In the article This is your brain on violent video games: Neural desensitization to violence predicts increased aggression following violent video game exposure, the authors discuss a causal link between exposure to video game violence and aggression. In their study, out of 2000 students surveyed about their video game usage, 70 were selected for participation; the 35 who played the most, and the 35 who played the least. They were hooked up to an EEG machine and their brainwaves were monitored throughout the procedure. The 70 participants were randomly selected to either play a violent or a nonviolent video game for 25 minutes, and then they were shown a series of violent or nonviolent images and asked to think about their reactions to the images. Then the researchers administered an aggression test. There were similar effects from violent video games on both men and women in the study so data from both genders were combined. After six participants were discarded for validity reasons, they had a pool of 64 participants with which to analyze the data from. The results of the data analysis showed that participants who played the violent video games tested higher on the aggression test than those that played the nonviolent video games. The EEG wave data was studied and showed that those who had previously plaid violent video games (as indicated in the survey) were less effected by the violence than those who had not played violent video games as much before the study was conducted, which proved their hypothesis of desensitization. Even though the results were significant enough to conclude a causal link between increased aggression and violent video games, the data was not significant enough to propose that the participants or anyone else exposed to violent video games were more prone to harmful violent acts and crimes due to their exposure to the violence.
There is still more evidence still that suggests exposure to violence in video games can lead to violent tendencies. In the article Sensory realism and mediated aggression in video games, the researchers studied how realistic graphics and sounds in video games stimulated the users. They wanted to see if actually using realistic looking blood color versus using something else like blue, as well as using audible screams versus no audible screams actually made a difference and caused arousal, which could lead to an aggressive state. The also wanted to find out if combining the two realistic features gave the game more spatial presence and made the user feel more like they were actually there in the scene. 160 college students participated in a study that had them play video games where three factors were manipulated; the visual aspect, the auditory aspect, and the perspective (1st person shooter vs. 3rd person shooter). A tool from Garrysmod.com was used to modify the game Half-Life 2 so that the three factors could be manipulated. The participants were asked to do a list of task in the game that lasted about 12 minutes, and then the researchers collected and measured their data. The results of this study indicated that the combination of both negative visual and auditory elements created a more spatial presence, which was the only variable that made effects on hostility and anger; however those effects were significant (10).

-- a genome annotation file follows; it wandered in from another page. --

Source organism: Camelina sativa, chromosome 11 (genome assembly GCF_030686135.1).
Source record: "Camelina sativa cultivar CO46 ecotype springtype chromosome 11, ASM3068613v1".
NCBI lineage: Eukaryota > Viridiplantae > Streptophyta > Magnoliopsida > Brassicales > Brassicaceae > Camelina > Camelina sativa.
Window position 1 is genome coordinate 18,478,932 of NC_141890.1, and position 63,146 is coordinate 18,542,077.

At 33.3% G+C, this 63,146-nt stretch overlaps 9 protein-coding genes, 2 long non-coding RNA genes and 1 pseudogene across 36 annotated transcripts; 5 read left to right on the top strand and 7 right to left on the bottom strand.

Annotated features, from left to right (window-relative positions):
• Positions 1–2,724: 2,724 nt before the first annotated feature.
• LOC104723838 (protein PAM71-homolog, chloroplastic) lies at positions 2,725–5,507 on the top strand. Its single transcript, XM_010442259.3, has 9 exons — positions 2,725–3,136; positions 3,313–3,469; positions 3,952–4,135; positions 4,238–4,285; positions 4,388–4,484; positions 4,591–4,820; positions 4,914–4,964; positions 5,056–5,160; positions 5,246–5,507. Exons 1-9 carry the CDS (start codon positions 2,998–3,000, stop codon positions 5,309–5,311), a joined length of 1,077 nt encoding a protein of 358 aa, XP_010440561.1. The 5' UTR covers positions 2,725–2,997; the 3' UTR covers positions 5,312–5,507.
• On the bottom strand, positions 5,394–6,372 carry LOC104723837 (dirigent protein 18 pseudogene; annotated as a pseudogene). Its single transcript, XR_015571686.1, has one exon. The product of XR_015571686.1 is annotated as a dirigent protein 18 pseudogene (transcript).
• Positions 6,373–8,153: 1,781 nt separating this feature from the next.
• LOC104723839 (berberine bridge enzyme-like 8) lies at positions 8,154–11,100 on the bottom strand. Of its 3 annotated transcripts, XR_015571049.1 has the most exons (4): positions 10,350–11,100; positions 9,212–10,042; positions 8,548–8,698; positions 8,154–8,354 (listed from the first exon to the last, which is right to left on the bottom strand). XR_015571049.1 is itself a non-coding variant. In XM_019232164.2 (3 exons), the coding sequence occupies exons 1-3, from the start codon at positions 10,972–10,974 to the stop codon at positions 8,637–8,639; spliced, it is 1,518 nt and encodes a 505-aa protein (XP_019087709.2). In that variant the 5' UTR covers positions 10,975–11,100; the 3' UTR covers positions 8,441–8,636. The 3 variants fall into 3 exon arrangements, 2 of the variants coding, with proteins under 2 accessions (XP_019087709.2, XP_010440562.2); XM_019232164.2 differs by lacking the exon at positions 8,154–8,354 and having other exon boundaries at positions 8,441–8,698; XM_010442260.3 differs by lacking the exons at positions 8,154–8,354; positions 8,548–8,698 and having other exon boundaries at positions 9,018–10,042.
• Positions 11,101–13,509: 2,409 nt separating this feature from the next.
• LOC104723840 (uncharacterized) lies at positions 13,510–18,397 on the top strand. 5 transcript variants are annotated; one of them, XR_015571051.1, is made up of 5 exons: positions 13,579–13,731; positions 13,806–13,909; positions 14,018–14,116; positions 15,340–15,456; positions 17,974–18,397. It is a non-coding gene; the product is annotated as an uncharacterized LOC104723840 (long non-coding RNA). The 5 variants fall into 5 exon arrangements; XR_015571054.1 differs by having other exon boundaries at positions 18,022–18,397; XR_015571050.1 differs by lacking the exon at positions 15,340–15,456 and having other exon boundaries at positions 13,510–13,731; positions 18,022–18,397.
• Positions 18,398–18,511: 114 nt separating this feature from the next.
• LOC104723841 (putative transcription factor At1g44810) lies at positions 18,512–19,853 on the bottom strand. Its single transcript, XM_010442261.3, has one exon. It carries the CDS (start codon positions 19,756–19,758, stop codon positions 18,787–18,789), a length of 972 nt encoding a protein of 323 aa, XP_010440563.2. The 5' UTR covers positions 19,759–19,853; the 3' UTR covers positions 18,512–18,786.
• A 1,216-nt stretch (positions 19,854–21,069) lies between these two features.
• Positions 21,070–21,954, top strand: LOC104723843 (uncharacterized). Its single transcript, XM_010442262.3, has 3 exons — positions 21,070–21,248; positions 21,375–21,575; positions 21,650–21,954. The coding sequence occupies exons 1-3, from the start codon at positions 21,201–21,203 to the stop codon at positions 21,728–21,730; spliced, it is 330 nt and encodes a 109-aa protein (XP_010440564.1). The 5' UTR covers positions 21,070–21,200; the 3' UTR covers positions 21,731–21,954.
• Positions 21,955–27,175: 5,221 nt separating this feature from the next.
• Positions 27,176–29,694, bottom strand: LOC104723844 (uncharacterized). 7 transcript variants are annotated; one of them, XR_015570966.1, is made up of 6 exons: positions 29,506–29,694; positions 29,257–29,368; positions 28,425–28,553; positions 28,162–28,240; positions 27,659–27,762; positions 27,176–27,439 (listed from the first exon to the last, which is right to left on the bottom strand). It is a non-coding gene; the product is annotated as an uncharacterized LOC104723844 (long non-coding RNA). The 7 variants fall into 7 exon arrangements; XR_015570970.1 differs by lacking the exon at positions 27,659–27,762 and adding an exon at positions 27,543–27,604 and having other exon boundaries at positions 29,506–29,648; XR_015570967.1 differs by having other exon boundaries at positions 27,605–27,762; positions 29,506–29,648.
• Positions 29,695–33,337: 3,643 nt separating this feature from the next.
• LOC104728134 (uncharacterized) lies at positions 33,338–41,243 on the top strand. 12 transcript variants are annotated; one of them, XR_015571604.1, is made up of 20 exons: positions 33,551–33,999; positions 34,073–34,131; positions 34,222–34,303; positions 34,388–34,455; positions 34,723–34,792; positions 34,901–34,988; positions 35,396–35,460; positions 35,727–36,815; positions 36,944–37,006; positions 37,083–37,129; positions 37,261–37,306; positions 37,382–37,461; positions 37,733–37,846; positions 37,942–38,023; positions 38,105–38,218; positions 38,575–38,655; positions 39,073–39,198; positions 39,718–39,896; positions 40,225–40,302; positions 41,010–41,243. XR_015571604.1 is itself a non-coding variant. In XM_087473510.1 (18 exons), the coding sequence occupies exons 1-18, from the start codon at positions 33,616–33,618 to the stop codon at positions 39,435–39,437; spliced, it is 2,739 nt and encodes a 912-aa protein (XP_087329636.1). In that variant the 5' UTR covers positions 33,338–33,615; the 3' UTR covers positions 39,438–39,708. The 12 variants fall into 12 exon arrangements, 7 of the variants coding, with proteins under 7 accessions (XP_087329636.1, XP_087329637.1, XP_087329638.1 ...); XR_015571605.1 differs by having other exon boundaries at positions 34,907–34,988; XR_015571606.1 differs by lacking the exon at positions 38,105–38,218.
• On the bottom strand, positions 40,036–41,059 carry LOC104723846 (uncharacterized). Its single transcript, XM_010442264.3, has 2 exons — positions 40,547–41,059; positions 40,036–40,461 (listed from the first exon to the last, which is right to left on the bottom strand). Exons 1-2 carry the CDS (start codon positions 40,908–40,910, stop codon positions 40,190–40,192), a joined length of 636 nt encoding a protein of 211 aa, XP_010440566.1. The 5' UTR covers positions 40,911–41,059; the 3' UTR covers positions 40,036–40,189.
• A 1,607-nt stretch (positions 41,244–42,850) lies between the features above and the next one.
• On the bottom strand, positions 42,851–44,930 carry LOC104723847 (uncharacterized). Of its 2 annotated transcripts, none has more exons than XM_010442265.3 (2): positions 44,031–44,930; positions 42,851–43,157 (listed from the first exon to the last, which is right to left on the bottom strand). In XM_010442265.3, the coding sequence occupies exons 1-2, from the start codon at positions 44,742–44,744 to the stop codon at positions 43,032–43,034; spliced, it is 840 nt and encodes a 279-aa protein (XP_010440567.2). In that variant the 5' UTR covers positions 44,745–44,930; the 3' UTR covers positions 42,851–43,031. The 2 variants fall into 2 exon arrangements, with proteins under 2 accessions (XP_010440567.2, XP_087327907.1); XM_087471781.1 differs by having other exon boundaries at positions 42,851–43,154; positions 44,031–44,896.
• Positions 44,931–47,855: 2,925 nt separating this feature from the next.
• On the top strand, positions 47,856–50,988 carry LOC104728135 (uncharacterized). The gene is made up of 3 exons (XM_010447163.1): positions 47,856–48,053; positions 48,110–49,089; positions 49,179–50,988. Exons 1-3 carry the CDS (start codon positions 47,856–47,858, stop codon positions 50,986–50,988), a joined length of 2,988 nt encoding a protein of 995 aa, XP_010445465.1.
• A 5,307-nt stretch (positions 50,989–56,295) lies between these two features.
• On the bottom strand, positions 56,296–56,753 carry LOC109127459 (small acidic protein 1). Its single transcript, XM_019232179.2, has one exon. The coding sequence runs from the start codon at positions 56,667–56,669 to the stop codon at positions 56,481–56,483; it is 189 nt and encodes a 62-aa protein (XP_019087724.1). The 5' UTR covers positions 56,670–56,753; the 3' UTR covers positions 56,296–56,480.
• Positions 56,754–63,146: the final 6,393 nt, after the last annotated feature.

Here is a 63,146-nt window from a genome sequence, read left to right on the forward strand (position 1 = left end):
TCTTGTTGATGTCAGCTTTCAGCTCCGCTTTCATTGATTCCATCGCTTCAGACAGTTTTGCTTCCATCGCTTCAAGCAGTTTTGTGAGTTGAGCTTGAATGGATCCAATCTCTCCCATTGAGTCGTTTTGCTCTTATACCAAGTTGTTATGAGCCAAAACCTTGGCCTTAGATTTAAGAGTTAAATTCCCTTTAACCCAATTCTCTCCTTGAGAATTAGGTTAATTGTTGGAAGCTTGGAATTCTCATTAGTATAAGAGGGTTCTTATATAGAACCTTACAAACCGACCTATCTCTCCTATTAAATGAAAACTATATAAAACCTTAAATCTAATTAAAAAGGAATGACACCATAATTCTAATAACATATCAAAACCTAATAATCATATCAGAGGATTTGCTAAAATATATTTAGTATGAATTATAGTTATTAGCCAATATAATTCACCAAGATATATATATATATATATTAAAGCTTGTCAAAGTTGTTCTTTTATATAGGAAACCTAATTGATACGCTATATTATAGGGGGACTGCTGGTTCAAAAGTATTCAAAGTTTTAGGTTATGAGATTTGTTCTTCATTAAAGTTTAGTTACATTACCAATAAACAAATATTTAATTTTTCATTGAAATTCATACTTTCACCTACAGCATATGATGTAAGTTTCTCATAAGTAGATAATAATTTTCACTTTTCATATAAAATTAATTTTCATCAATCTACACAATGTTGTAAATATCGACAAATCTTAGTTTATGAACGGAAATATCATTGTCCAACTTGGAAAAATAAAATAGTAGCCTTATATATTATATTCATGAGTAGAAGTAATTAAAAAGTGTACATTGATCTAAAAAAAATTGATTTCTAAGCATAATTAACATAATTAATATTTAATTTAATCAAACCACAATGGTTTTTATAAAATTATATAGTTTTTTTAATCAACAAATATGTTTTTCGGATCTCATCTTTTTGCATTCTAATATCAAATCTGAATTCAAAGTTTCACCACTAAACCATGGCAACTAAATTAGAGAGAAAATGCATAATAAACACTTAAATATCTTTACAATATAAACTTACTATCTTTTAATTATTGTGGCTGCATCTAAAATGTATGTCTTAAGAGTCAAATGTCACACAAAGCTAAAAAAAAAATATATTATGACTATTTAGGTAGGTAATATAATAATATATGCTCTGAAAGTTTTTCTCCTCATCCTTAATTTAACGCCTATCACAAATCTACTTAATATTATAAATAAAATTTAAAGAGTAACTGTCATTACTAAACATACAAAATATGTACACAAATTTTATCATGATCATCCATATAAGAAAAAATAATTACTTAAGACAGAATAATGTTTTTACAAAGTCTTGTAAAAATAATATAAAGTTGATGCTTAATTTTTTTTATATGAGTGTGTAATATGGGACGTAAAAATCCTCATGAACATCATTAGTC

Throughout this report, the findings from research have been used in order to support the conclusion that violence in video games in fact does have an effect on a person’s behavior, causing the person who was exposed to violent video games, particularly while playing them, to have an increase in violent tendencies and attitudes. The authors of the article Grand Theft Auto IV Comes to Singapore: Effects of Repeated Exposure to Violent Video Games on Aggression, found in their study, which was done over a three week period, that after the three weeks the users did not have an increase in aggression or a loss of empathy. They did find, however, that there was significant data to show that the violent video games can create a small increase in pro-violent attitudes. This study, like some of the others, also used college students as participants and it used the same aggression model to measure any changes in the participant’s aggression. The students played games for at least 4 hours per week and after three weeks the participants filled out a questionnaire. The video game they played was Grand Theft Auto 4. Even though they did find significant evidence that shows an increase in pro violent attitudes after an extended period of time, the researchers suspect that this longitudinal study may not have been long enough, and they wonder if a longer study might have shown an increase in aggression or loss of empathy (9).